1. Liu Xiabo death in China is a stand in for desecration of democratic values

Liu Xiabo death in China is a stand in for desecration of democratic values

The condition in which Liu Xiaobo, Chinese democracy activist and 2010 Nobel Peace Prize winner, died last Thursday speak volumes of what modern China is and what the modern world risks becoming.

By: | New Delhi | Published: July 17, 2017 5:28 AM
Liu Xiabo, China, democracy Liu was instrumental in drafting of a reform manifesto that spoke of direct elections in China and an end to the single-party rule in the country. (Reuters)

The condition in which Liu Xiaobo, Chinese democracy activist and 2010 Nobel Peace Prize winner, died last Thursday speak volumes of what modern China is and what the modern world risks becoming. Liu, who had been in jail since 2009 for “inciting subversion of state power”, was given medical parole on June 26 after the cancer in his liver became terminal. It might have been the Chinese state that incarcerated him, but he died a prisoner of conscience of the entire modern world. He had learnt of his liver cancer in May, but he was consistently denied permission to travel abroad for treatment. Token protests were raised, but not one state leader in the free world faced up to the Chinese government to let him seek treatment for the fear of angering an important trade/military/strategic partner—meanwhile, China turned his death into a near Kafkaesque tragedy, allowing foreign doctors to examine him only days before he died.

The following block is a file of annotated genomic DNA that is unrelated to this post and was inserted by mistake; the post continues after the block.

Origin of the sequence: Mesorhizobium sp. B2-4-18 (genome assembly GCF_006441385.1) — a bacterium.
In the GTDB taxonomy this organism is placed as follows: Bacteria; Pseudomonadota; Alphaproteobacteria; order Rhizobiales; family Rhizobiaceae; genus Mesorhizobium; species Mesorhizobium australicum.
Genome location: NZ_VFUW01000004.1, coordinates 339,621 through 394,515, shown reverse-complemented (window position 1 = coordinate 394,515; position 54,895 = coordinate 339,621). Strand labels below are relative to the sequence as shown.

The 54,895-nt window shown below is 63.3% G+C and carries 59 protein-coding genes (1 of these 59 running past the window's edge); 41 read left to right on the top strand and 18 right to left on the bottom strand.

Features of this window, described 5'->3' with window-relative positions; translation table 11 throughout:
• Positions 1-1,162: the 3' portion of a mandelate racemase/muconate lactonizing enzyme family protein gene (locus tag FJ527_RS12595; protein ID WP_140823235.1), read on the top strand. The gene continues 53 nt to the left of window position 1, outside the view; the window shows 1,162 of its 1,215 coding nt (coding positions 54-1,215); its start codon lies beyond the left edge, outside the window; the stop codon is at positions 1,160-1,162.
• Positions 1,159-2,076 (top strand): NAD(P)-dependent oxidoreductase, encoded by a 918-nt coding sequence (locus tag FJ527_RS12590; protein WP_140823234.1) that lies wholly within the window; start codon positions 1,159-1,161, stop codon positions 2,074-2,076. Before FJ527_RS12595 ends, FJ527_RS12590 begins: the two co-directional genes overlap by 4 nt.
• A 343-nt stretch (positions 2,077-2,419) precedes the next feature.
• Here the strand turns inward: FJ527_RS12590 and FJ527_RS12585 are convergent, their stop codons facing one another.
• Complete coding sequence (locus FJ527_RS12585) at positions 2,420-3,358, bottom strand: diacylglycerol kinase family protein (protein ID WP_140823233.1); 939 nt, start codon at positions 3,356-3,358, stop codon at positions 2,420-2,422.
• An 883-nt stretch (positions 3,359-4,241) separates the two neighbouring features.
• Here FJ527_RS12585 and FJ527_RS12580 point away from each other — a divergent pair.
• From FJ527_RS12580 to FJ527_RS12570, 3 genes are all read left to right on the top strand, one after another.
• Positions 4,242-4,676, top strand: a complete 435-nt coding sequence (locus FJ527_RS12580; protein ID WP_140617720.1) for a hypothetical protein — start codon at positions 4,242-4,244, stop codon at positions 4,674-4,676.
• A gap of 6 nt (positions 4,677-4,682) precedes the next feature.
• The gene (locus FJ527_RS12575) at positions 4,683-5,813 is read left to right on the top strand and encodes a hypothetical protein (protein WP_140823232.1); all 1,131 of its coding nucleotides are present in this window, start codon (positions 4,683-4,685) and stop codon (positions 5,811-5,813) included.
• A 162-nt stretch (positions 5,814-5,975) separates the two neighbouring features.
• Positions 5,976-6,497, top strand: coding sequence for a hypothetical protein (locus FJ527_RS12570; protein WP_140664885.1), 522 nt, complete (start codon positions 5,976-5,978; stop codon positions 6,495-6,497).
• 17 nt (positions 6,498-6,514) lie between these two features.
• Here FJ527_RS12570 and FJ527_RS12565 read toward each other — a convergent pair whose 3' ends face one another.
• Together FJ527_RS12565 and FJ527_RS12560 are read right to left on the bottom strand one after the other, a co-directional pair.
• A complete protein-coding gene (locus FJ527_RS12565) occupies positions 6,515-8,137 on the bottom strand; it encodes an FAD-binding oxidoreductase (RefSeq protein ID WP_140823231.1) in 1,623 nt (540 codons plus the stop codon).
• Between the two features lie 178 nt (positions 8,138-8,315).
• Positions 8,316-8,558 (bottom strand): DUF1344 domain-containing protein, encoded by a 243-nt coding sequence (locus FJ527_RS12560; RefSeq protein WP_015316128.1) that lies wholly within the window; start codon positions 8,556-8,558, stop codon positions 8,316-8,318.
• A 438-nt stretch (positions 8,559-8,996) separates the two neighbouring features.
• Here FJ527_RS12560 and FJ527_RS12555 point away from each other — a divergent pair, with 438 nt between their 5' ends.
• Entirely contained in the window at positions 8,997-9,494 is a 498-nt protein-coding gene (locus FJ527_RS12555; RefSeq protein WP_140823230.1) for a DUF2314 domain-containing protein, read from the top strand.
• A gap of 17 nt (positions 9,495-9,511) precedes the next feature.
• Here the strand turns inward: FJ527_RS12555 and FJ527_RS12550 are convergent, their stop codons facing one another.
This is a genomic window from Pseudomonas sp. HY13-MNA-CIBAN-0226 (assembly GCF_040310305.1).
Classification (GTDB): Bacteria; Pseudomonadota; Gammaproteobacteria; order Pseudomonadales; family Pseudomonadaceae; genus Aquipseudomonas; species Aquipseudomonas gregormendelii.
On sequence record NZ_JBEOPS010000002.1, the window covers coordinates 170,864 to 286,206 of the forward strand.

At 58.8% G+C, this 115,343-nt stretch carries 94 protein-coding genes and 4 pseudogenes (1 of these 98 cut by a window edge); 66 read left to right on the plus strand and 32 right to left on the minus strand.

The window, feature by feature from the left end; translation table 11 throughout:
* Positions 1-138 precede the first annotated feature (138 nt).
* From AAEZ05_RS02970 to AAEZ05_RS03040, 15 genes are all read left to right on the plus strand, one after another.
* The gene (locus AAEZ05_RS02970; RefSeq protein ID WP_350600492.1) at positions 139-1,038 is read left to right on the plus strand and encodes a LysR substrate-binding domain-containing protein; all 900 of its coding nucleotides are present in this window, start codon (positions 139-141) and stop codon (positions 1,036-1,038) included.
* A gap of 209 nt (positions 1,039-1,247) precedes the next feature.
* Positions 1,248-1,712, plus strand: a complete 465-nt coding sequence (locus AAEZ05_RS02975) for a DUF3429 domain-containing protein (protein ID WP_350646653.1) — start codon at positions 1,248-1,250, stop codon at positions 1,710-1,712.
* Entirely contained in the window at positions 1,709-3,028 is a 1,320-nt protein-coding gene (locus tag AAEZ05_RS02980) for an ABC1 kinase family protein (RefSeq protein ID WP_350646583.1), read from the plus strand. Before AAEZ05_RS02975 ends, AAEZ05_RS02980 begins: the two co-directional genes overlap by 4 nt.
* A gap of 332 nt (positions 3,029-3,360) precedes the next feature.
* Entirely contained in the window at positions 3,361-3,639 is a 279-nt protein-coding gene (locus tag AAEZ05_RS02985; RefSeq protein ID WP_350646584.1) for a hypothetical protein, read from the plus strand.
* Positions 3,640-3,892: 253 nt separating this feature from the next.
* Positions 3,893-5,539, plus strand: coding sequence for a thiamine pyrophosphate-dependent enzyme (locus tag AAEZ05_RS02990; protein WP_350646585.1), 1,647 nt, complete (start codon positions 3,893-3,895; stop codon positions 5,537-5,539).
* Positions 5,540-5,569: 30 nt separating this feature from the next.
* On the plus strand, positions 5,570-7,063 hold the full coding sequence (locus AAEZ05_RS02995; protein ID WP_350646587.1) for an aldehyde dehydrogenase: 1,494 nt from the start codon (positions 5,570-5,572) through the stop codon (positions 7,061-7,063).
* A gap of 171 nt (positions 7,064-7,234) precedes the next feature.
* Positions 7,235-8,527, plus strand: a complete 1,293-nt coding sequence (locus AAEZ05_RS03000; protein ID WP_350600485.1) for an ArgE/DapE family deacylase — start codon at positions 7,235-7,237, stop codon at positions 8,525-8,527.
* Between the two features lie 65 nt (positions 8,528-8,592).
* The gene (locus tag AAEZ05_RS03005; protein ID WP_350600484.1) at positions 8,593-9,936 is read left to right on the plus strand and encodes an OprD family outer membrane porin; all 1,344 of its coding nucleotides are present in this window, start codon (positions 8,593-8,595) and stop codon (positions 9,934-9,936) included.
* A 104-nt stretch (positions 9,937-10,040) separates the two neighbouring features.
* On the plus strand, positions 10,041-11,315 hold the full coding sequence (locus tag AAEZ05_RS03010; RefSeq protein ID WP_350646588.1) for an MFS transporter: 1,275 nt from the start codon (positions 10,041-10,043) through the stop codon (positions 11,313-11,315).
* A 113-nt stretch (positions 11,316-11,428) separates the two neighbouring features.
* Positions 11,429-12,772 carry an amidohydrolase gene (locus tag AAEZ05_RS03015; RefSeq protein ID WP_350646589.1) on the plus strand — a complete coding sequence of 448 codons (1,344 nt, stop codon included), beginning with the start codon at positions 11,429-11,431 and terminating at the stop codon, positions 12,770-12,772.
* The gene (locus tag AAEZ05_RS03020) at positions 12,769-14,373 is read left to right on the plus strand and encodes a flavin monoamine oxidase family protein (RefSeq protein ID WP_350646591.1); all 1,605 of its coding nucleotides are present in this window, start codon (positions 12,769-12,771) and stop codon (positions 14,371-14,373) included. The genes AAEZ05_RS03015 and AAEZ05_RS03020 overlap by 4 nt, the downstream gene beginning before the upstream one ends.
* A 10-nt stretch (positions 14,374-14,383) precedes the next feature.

A scholar, writer, poet and social commentator, Liu was instrumental in  drafting of a reform manifesto that spoke of direct elections in China and an end to the single-party rule in the country. Liu had dedicated his life to peaceful political change—during the 1989 Tiananmen Square protests, he negotiated the retreat of student demonstrators as thousands of armed personnel of China’s People’s Liberation Army stood by to strike. China’s repression of pro-democracy activism has only gotten more trenchant as it has risen to become a world superpower. The present dispensation has been known for its pronounced dislike of internal and international criticism over human rights and democracy. Even in Liu’s death, its disdain for him has been unsparing—answering questions regarding his death, the state observed, “Liu is a prisoner who was sentenced to imprisonment in accordance with Chinese law… Conferring the (Nobel Peace) prize to such a person goes against the purposes of this award. It’s a blasphemy of the peace prize.” If Liu’s forlorn death is to stand in for anything, it must for the desecration of democratic values.

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